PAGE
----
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Discussion Starter · #1 ·
Hi everyone I have a 04 600rr runs great other than one major inconvenience battery problems the stator and reg have both been replaced the battery I took and had tested it came back as fine an healthy now here's where I'm having a hard time my first start of the day to warm up it kicks right off I can shut it of an it will still fire right back up however if I go for a ride for 30 mins to an hour it acts like the battery is dead dash resets and just clicks sits for 30 to an hour and it kicks right off like as if there's no issue
 

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hi and welcome! 馃憢

Bring multimeter with you and measure when it's acting up:

1. battery voltage with everything off. volts = ???
2. battery voltage when pushing start button. volts = ???
3. M-terminal on starter-solenoid when pushing start-button. volts = ???
 

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Discussion Starter · #3 ·
Thank you and Unfortunately I do not have a multimeter today however I took the battery to a different place and had it load tested again came back good but was told it was drained down to 37 percent and just needed charged so armed with this new information would it be safe to assume the new stator was possibly faulty?? Iv purchased a charger and have it charging but the battery is very new month or 2 tops so I feel it shouldn't be down that low considering iv rode the bike for about an hour an a half yesterday before I stalled on accident (newish rider) and it didn't fire back up 馃槄
 

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Thank you and Unfortunately I do not have a multimeter today however I took the battery to a different place and had it load tested again came back good but was told it was drained down to 37 percent and just needed charged so armed with this new information would it be safe to assume the new stator was possibly faulty?? Iv purchased a charger and have it charging but the battery is very new month or 2 tops so I feel it shouldn't be down that low considering iv rode the bike for about an hour an a half yesterday before I stalled on accident (newish rider) and it didn't fire back up 馃槄
Without testing and measuring, you have no idea what's at fault. Could be as simple as corroded cables. Or could be bad stator, or bad RR, or bad starter solenoid, or bad starter relay, or start-button, or ignition-switch. Could be corroded connectors on any of cables in between all above. Heck, could even just be corrosion on fuse terminals.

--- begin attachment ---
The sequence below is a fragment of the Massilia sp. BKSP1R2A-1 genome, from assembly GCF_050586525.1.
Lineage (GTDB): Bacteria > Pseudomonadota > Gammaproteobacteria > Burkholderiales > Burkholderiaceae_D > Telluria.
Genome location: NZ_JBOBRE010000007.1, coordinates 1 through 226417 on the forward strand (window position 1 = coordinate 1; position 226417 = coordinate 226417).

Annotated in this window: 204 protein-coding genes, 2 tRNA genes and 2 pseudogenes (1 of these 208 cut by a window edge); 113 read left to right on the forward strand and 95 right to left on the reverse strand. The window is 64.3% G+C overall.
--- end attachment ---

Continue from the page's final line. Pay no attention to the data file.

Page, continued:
Without testing and measuring, you'll be guessing and replacing one part at time until you randomly replace the ONE part that's bad. To save time, you might as well replace entire charging system all at once.

Also, only get new OEM parts from authorised Honda dealer. There's tonne of crappy 3rd party parts on market. Many of them are bad right out of box. Are stator and RR you replaced recently OEM Honda parts? Third-party parts can work, but really needs to be tested and measured to verify they're functional. Again, key is testing and measuring. This is 5-minute fix with multimeter.
 

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Sounds like I need to purchase a multimeter what would be a good reliable brand to look into
Any basic one that measures voltage and resistance will work. We're not building spaceships here. I've been using this one for decades: 7 Function Digital Multimeter

How to: How to Use a Multimeter - learn.sparkfun.com

Go through "the drill" procedure to determine health of various charging system components:
 
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Check the ground wire as others have mentioned. Also test your battery voltage at idle. If it鈥檚 more than 14v your rectifier regulator is fried.
No!

At idle (put meter over the battery, red on +, black on -) you need to see 14v to 14.6v. Much below that and your stator is not producing enough juice to keep your battery charged.

Rev up to about 5k, reading should go up but not spike up. Much above 15v and your regulator isn't regulating, which will slowly cook your battery.

Any basic multimeter will do. Lots on Amazon for $20 (these usually have continuity tester which comes in real handy). Or Harbor Freight has $8 ones that will do the basics. They all do basic voltage checks just fine. Getting a 'self-ranging' one is a good idea if you're new to electronics.
 

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I used to have this problem all the time on my 03. The RR was getting fried on hot days next the headers. I ended up moving it to underneath the rear tail never had a problem since. Now my bike starts no matter how hot. I did a whole write up on it should be viewable from my page.
 
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